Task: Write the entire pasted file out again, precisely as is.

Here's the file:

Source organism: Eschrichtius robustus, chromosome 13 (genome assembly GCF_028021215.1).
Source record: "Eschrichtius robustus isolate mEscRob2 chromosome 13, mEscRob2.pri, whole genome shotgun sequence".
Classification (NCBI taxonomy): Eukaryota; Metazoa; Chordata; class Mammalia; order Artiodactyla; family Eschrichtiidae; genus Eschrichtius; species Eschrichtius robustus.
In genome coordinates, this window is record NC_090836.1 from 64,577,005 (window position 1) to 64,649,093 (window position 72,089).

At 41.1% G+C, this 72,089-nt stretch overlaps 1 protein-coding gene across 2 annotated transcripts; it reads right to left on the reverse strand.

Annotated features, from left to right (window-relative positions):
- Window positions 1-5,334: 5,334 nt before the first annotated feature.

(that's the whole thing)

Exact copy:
Source organism: Eschrichtius robustus, chromosome 13 (genome assembly GCF_028021215.1).
Source record: "Eschrichtius robustus isolate mEscRob2 chromosome 13, mEscRob2.pri, whole genome shotgun sequence".
Classification (NCBI taxonomy): Eukaryota; Metazoa; Chordata; class Mammalia; order Artiodactyla; family Eschrichtiidae; genus Eschrichtius; species Eschrichtius robustus.
In genome coordinates, this window is record NC_090836.1 from 64,577,005 (window position 1) to 64,649,093 (window position 72,089).

At 41.1% G+C, this 72,089-nt stretch overlaps 1 protein-coding gene across 2 annotated transcripts; it reads right to left on the reverse strand.

Annotated features, from left to right (window-relative positions):
- Window positions 1-5,334: 5,334 nt before the first annotated feature.